Celebrate the 100th Anniversary of the El Paso & Southwestern Railroad Depot

November 13, 2012

More than 3,000 Tucsonans – nearly everyone who lived here at the time – greeted the arrival of the first El Paso & Southwestern Railroad (EP&SW) passenger train 100 years ago on Nov. 20, 1912.

The Southern Arizona Transportation Museum (SATM) invites the public to recall that celebration on Sunday, Nov. 18 at the former EP&SW depot, 411 West Congress Street, from 1:00 to 2:30 p.m. Parking is available adjacent to the depot building. There is no charge for the event, but a donation of $5.00 per person to aid the museum is suggested.

The El Paso and Southwestern Depot celebrates its 100th anniversary this weekend.

The depot is not open to the public, but thanks to the generosity of its owner Allan Norville and his company, El Centro LTD, space for the event is being made available on the depot property at no cost to SATM.

The depot, a beautiful example of Classic Revival architecture, was completed in December of 1913.  It is a copy of the EP&SW depot in Douglas, which today serves as headquarters for the Douglas Police Department.

The Tucson depot served passengers on the EP&SW until November 1924 when the EP&SW was merged with the Southern Pacific Railroad. SP then used it for storage for many decades. After its purchase by Mr. Norville in 1976, it was the home of two Mexican restaurants, Carlos Murphy’s and Garcia’s.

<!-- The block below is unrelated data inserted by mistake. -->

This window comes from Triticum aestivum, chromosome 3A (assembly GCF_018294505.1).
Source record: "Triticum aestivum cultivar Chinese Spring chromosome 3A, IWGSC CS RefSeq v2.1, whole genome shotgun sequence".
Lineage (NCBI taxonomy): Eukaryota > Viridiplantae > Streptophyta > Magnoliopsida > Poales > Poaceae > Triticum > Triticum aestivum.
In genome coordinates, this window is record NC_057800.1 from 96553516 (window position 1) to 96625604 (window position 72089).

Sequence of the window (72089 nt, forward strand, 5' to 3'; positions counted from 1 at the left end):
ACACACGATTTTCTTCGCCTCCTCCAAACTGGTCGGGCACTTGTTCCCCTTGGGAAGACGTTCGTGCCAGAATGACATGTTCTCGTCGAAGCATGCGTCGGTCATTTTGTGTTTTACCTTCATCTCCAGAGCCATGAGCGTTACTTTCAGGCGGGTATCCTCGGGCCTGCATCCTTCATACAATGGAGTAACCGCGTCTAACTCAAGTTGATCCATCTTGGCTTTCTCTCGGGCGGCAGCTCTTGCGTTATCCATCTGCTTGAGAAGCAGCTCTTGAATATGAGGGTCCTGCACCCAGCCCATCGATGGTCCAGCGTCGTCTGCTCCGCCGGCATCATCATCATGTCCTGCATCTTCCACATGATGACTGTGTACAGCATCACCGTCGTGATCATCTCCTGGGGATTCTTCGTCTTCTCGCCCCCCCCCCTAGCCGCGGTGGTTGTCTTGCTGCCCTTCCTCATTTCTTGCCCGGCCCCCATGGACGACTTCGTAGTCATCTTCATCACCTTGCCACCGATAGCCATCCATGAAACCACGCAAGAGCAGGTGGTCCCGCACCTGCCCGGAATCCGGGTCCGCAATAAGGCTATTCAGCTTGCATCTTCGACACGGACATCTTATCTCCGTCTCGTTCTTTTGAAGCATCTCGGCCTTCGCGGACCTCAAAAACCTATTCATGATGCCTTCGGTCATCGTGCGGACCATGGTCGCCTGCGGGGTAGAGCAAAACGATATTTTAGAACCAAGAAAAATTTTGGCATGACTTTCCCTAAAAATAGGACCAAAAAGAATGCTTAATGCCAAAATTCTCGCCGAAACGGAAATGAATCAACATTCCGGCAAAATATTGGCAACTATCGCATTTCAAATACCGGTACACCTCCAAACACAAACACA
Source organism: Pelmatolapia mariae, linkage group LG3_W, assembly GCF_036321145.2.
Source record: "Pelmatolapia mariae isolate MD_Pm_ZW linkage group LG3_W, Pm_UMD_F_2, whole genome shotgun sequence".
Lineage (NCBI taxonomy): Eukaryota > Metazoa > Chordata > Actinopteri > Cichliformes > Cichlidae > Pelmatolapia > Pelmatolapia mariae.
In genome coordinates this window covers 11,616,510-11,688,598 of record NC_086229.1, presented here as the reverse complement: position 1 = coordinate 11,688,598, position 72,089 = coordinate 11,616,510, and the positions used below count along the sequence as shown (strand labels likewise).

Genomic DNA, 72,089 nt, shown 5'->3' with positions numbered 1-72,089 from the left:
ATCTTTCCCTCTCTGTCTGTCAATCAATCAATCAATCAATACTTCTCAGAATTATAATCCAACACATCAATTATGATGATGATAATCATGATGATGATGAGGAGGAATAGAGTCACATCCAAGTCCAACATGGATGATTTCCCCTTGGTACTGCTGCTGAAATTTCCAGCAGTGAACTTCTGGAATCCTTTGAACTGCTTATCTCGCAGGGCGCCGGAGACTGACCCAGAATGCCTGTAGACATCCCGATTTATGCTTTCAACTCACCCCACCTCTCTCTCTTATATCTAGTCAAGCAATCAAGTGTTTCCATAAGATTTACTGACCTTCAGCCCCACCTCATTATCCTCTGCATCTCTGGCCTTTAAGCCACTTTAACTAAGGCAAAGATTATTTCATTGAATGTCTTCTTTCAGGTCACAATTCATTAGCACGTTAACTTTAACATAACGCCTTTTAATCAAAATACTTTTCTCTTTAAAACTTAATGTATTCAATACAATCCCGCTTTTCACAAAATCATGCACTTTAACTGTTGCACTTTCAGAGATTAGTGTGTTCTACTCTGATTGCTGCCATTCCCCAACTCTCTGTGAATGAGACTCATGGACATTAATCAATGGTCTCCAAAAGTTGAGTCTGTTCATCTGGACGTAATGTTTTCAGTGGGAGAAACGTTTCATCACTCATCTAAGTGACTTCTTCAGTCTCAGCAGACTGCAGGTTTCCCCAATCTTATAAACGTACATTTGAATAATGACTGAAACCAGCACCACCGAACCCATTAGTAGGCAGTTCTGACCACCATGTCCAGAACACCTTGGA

The program for the celebration will include entertainment by the 4th Cavalry Brass Band and a history of the EP&SW Railroad and depot presented by local railroad historian, Richard Dick.

Artifacts from the EP&SW will be on display along with early photos of the depot and the EP&SW roundhouse a mile to the south. Thanks for the photo display go to the City of Tucson Historic Preservation Office.

The photo history is on permanent display along the El Paso & Southwestern Greenway adjacent to the new central fire station between Cushing Street and Simpson Street.

When the first scheduled passenger train arrived in 1912, the Chamber of Commerce asked businesses to close at 10:30 a.m. to allow everyone to join a parade led by the Old Pueblo Band, which marched to the depot grounds for the festivities.

Flags were hung from the trolley wires on Congress Street and Stone Avenue, giving the city “a holiday appearance.”

“Whistles blew, people cheered, the band played, and it was a time of celebration and congratulation,” summarized the Arizona Daily Star.

The Southern Arizona Transportation Museum is located at Tucson’s other historic train station, the former Southern Pacific Railroad depot at 414 N. Toole Avenue. Museum hours are: Sunday and Tuesday-Thursday, 11:00 a.m. to 3 p.m. and Friday and Saturday, 10:00 a.m. to 4:00 p.m.  The museum is closed on Mondays.

The museum displays focus on the history of railroads in Southern Arizona and their impact on the economy and development of Tucson. The displays include Southern Pacific locomotive 1673 built in 1900.

On Dec. 15, the museum will hold its annual Holiday Event where children can have their pictures taken with Santa.

More details are available by calling the museum at 623-2223, or going to the website at www.tucsonhistoricdepot.org.

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